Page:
NASHVILLE — Peter Laviolette has delivered the first piece of the job the Nashville Predators gave him by hiring him as only their second head coach.

Now his task is even bigger: Deliver a deep postseason run, and maybe, just maybe, a championship to Music City.

“I think we’re excited,” captain Shea Weber said. “It’s a new time and something that we’re going to experience with a new coach. We’re going to obviously all try to work to that big goal, the Stanley Cup.”

The Predators made a coaching change a year ago when Barry Trotz missed the playoffs for a second straight year, and general manager David Poile hired Laviolette as his replacement not only to help Nashville return to the playoffs but because of the coach’s extensive postseason experience.

Laviolette is 9-5 in postseason series as a head coach with a 44-38 record, and Nashville is the fourth different franchise he has taken to the playoffs. Laviolette took the New York Islanders to the playoffs in both his seasons there. In his first full season in Carolina, he coached the Hurricanes to the Stanley Cup in 2006. He also coached Philadelphia to the 2010 Stanley Cup Finals after taking over with 57 games left in the season.

The Predators open the postseason against Chicago, hosting Game 1 on Wednesday, April 15.

Laviolette dismissed any thought that his record of early playoff success with his past teams will translate immediately to Nashville, even though the Predators finished second in the Central Division and 0-4-2 after clinching their berth.

“Our group has had to make their own way, and it’s the players that deserve the credit for that because they have to go out on the ice and compete and execute,” Laviolette said. “I think there’s a lot of confidence in the way we play, but … I don’t think anything from the past is going to factor into that.”

Laviolette’s touch on the Predators is easy to see. They skate fast and more aggressively. He invigorated the offense allowing defensemen to join in the rush whenever they see an opportunity, and Nashville ranked third in five-on-five goals scored and allowed. Nashville’s defense remained as stingy as ever with goaltender Pekka Rinne second with 41 wins.

Center Matt Cullen, who won that Stanley Cup with Laviolette in Carolina, said the coach’s influence on the Predators can be seen in how they play.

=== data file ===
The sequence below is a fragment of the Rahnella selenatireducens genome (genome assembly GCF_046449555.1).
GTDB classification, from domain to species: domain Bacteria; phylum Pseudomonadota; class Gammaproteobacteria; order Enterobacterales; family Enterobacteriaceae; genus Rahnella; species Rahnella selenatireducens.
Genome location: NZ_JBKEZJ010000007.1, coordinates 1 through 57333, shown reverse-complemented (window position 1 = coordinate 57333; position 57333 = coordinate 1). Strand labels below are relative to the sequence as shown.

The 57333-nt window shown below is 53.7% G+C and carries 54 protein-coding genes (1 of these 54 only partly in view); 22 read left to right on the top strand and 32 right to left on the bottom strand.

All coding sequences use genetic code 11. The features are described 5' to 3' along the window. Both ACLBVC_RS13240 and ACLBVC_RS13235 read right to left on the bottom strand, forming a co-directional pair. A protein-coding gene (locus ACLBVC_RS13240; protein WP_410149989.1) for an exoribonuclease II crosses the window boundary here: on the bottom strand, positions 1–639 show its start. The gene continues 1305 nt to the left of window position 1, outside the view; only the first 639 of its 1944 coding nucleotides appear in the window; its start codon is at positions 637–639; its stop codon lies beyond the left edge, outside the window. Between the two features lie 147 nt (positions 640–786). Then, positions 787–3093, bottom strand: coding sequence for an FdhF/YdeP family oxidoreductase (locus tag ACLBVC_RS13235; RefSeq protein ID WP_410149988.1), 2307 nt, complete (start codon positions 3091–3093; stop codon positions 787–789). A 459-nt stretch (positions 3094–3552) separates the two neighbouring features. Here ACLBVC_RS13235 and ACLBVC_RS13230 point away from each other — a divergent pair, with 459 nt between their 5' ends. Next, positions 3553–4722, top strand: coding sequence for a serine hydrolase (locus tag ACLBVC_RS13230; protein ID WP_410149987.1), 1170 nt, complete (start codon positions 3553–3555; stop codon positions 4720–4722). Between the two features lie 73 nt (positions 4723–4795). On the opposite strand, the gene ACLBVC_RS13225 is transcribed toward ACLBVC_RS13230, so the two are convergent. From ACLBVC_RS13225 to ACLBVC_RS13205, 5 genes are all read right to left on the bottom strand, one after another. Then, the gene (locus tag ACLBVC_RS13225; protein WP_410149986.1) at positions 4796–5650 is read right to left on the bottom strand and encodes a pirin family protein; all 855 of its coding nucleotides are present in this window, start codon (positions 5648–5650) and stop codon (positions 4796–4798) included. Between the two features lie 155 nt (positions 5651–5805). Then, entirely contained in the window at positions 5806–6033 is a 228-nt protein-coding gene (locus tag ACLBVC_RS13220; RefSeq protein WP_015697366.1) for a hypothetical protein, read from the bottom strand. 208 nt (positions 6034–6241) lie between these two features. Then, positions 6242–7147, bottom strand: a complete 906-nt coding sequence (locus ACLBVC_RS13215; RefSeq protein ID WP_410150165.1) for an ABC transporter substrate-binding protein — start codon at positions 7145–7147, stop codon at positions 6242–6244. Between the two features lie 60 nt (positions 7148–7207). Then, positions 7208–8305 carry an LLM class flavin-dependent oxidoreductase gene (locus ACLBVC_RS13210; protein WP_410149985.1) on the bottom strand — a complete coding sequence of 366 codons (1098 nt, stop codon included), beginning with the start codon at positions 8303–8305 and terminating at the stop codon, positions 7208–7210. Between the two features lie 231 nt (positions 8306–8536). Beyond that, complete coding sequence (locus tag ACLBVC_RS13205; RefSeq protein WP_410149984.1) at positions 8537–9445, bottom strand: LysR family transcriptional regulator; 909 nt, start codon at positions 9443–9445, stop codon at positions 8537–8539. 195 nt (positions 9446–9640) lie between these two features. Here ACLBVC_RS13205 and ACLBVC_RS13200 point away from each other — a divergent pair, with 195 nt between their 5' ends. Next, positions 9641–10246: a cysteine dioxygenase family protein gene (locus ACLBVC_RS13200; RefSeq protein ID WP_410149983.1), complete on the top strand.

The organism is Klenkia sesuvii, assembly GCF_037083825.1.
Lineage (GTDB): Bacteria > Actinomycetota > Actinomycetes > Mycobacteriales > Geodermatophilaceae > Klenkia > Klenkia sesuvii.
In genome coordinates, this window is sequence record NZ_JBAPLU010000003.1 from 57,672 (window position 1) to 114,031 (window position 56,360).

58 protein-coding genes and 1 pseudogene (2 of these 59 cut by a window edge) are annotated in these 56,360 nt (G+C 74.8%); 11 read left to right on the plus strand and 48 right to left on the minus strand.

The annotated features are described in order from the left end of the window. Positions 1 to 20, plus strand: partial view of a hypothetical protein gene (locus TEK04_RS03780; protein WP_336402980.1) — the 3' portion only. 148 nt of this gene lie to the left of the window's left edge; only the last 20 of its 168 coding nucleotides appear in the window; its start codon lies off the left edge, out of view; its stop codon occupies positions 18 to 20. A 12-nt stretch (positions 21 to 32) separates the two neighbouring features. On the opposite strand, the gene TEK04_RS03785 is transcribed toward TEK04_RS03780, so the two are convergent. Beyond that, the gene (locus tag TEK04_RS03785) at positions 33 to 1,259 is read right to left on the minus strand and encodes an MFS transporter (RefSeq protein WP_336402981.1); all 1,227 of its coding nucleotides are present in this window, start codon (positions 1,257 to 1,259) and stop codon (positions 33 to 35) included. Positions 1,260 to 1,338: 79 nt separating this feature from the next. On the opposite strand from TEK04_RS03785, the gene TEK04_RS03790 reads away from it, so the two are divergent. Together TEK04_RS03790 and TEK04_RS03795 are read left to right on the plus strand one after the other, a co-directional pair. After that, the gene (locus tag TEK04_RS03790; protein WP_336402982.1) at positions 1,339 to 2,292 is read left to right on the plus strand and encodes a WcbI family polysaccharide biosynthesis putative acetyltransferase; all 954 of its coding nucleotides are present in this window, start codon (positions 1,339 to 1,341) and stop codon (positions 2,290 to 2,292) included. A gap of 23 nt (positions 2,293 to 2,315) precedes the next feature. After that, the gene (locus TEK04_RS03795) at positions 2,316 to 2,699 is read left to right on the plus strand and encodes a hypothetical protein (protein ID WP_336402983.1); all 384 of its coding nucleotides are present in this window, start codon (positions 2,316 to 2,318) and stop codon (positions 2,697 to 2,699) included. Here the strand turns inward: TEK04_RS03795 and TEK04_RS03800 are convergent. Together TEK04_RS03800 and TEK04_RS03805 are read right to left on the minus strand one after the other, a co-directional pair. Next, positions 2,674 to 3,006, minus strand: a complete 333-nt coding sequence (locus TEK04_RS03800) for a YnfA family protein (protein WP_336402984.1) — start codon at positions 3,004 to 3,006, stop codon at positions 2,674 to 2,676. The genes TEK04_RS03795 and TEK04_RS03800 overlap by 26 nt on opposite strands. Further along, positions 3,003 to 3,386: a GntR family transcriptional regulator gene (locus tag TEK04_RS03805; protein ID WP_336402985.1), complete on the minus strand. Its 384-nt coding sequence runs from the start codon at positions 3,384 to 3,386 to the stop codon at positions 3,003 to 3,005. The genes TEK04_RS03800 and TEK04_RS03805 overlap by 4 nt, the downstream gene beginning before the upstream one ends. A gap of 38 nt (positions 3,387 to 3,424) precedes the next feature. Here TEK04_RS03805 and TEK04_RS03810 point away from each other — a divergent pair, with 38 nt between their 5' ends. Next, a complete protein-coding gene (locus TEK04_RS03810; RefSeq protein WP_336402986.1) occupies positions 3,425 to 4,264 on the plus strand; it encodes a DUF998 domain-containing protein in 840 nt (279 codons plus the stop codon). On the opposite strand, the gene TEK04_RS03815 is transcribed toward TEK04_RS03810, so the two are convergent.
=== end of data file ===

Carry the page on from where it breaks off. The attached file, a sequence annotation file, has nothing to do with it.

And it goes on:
“It’s a pretty up-tempo, high-octane kind of hockey, and he brings that attitude every day,” Cullen said. “It’s fun to see. That hasn’t changed. He obviously loves the game and brings a lot of passion to the rink, and I think that rubs off on the player and the style of play that his teams play.”

The Predators have some players with postseason experience aside from Cullen. Left wing James Neal played in 38 postseason games in Pittsburgh, and Weber and Rinne helped Nashville reach back-to-back Western Conference semifinals in 2011 and 2012. Having a chance at the Stanley Cup means winning three series over a two-month stretch.

That’s where the Predators think Laviolette’s experience will help best. Rinne noted momentum swings back and forth in the playoffs, and an experienced coach can help.

“It’s an emotional run always, and it helps us to have those guys,” Rinne said.

Weber said Laviolette having won a Stanley Cup makes his experience invaluable.

“You love having those guys in your locker room, on your team, and then you get a coach who’s done it before, that’s obviously something that can help,” Weber said. “He’s probably went through a lot of different situations that year that we might have to go through now, and he can use those experiences for us.”

Past success is no guarantee of future titles, even with Laviolette’s resume.

“So many things that have to happen and fall into place to get to the final or go real deep,” Cullen said. “So we’re hopeful. We like our game, and we like the position we’re in. Now it’s a matter of going and trying to put together our best hockey for a couple of months.”